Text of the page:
Jerez de la Frontera

Sticking to my unofficial goal of trying to travel two weekends every month for the rest of my time here, this Saturday I went on a day trip to Jerez de la Frontera with the other auxiliar who lives in my town. There are trains from Sevilla to Jerez just about every hour, and at just under €18 for a return ticket, it would have been silly not to take the opportunity to visit Jerez at some point during my stay here.

We had a stupidly early start in order to catch the bus from Alcalá into Sevilla at 8:40, but we thankfully made it with plenty of time to catch the 9:45 train to Jerez. Having taken the same journey before (en route to Cadiz), it was nice to be able to see the view this time because I was travelling by day. The journey itself passed by very quickly and we arrived in Jerez within an hour. After asking the guy at the ticket office for directions into the city centre, we set off. A word of caution for those maybe planning on spending a weekend in the city, it really isn’t that big. Don’t get me wrong, it was the perfect size for a day trip, but I think you’d run out of things to do fairly quickly if you wanted to go for a whole weekend (unless you like churches, of course, which seems to be a theme here in Andalucía).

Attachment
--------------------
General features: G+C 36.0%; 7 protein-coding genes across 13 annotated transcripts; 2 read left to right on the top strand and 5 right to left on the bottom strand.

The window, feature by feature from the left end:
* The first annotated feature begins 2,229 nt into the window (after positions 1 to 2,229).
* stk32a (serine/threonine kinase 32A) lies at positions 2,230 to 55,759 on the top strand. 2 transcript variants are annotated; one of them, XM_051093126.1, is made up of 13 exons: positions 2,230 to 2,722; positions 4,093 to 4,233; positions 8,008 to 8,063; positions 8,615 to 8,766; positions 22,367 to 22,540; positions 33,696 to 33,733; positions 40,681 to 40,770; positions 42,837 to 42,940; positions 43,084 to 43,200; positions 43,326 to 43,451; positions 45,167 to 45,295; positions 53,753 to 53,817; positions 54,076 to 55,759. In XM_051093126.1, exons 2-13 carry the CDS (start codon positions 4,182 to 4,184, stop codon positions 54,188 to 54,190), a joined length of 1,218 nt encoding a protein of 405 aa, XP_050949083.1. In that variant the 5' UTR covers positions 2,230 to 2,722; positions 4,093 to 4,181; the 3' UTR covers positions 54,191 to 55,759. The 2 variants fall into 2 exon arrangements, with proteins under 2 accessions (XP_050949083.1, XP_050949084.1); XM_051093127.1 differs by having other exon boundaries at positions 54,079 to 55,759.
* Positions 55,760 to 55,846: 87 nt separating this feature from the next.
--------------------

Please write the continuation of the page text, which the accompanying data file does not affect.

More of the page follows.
After having successfully navigated our way to the tourist information centre to ask for some recommendations and pick up a map,  we sat on a bench and planned out a vague idea of what we wanted to do and see. We also swiftly devoured the kilo of strawberries we’d picked up for €2 in the Mercado de Abastos which were delicious – not too sweet, not too sour, just right. The abundance of good quality fresh produce here is fantastic!

First on our agenda was the Alcázar. Based on what we were able to see (almost the entire interior and parts of the exterior were closed off, presumably for renovation works), it was neither as big, nor as interesting as the Alcázar in Sevilla, but still worth a visit. The entrance fee for students (minus ticket for the Camera Obscura) was only €1,8, so it wasn’t overly expensive either.  And there were hardly any other people there while we were so we were able to explore in relative peace and quiet. The highlights for me were the Arabic Baths and the views from the walls and towers. Next up was the Cathedral which was only a stone’s throw away from the Alcázar (told you Jerez was small). The entrance fee for students was €2,5 this time, so still not overly pricey. The Cathedral was built in the 17th century in a mixture of different architectural styles (Gothic, Baroque, and Neoclassical) and it was probably the most well-lit cathedral I’ve visited so far.

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Continuing the theme of tower-top selfies…this one’s for you, Kirsty 😉